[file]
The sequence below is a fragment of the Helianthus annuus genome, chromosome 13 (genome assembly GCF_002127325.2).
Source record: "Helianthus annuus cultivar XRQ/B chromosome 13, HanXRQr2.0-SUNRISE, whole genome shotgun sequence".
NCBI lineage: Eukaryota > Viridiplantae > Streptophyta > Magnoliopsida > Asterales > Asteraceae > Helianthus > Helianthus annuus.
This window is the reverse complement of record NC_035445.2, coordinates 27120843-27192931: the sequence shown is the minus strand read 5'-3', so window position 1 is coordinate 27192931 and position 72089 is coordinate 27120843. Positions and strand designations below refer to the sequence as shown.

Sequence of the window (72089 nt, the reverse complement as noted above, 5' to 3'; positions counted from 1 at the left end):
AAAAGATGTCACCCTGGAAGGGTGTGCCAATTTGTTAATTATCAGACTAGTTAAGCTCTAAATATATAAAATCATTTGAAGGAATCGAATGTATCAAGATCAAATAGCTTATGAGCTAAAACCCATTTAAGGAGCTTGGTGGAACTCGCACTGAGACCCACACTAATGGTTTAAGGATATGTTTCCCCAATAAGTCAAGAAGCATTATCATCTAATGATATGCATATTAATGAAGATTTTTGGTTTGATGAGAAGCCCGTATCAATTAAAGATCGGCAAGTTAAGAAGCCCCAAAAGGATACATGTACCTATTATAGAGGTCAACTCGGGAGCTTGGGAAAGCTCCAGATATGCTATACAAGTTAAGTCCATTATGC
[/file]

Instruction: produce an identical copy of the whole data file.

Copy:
The sequence below is a fragment of the Helianthus annuus genome, chromosome 13 (genome assembly GCF_002127325.2).
Source record: "Helianthus annuus cultivar XRQ/B chromosome 13, HanXRQr2.0-SUNRISE, whole genome shotgun sequence".
NCBI lineage: Eukaryota > Viridiplantae > Streptophyta > Magnoliopsida > Asterales > Asteraceae > Helianthus > Helianthus annuus.
This window is the reverse complement of record NC_035445.2, coordinates 27120843-27192931: the sequence shown is the minus strand read 5'-3', so window position 1 is coordinate 27192931 and position 72089 is coordinate 27120843. Positions and strand designations below refer to the sequence as shown.

Sequence of the window (72089 nt, the reverse complement as noted above, 5' to 3'; positions counted from 1 at the left end):
AAAAGATGTCACCCTGGAAGGGTGTGCCAATTTGTTAATTATCAGACTAGTTAAGCTCTAAATATATAAAATCATTTGAAGGAATCGAATGTATCAAGATCAAATAGCTTATGAGCTAAAACCCATTTAAGGAGCTTGGTGGAACTCGCACTGAGACCCACACTAATGGTTTAAGGATATGTTTCCCCAATAAGTCAAGAAGCATTATCATCTAATGATATGCATATTAATGAAGATTTTTGGTTTGATGAGAAGCCCGTATCAATTAAAGATCGGCAAGTTAAGAAGCCCCAAAAGGATACATGTACCTATTATAGAGGTCAACTCGGGAGCTTGGGAAAGCTCCAGATATGCTATACAAGTTAAGTCCATTATGC